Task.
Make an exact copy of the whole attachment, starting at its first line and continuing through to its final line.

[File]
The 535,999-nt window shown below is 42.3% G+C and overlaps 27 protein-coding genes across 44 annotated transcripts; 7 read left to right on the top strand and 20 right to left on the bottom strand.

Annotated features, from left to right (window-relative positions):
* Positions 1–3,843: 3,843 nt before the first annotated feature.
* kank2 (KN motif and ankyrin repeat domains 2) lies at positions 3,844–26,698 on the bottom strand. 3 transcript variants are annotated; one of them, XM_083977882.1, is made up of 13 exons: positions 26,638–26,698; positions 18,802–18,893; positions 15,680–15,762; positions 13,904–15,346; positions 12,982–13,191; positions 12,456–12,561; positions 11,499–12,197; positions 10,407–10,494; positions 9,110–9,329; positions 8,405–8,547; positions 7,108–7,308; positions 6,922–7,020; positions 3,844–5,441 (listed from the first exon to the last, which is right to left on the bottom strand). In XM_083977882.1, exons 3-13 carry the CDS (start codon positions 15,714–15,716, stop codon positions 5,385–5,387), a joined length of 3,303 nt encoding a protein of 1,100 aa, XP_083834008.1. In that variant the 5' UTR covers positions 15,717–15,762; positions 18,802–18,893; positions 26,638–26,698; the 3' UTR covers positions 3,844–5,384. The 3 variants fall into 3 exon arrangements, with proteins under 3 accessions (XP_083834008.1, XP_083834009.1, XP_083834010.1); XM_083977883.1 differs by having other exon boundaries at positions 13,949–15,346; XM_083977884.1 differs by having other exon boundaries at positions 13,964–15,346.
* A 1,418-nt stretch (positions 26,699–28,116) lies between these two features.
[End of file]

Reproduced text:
The 535,999-nt window shown below is 42.3% G+C and overlaps 27 protein-coding genes across 44 annotated transcripts; 7 read left to right on the top strand and 20 right to left on the bottom strand.

Annotated features, from left to right (window-relative positions):
* Positions 1–3,843: 3,843 nt before the first annotated feature.
* kank2 (KN motif and ankyrin repeat domains 2) lies at positions 3,844–26,698 on the bottom strand. 3 transcript variants are annotated; one of them, XM_083977882.1, is made up of 13 exons: positions 26,638–26,698; positions 18,802–18,893; positions 15,680–15,762; positions 13,904–15,346; positions 12,982–13,191; positions 12,456–12,561; positions 11,499–12,197; positions 10,407–10,494; positions 9,110–9,329; positions 8,405–8,547; positions 7,108–7,308; positions 6,922–7,020; positions 3,844–5,441 (listed from the first exon to the last, which is right to left on the bottom strand). In XM_083977882.1, exons 3-13 carry the CDS (start codon positions 15,714–15,716, stop codon positions 5,385–5,387), a joined length of 3,303 nt encoding a protein of 1,100 aa, XP_083834008.1. In that variant the 5' UTR covers positions 15,717–15,762; positions 18,802–18,893; positions 26,638–26,698; the 3' UTR covers positions 3,844–5,384. The 3 variants fall into 3 exon arrangements, with proteins under 3 accessions (XP_083834008.1, XP_083834009.1, XP_083834010.1); XM_083977883.1 differs by having other exon boundaries at positions 13,949–15,346; XM_083977884.1 differs by having other exon boundaries at positions 13,964–15,346.
* A 1,418-nt stretch (positions 26,699–28,116) lies between these two features.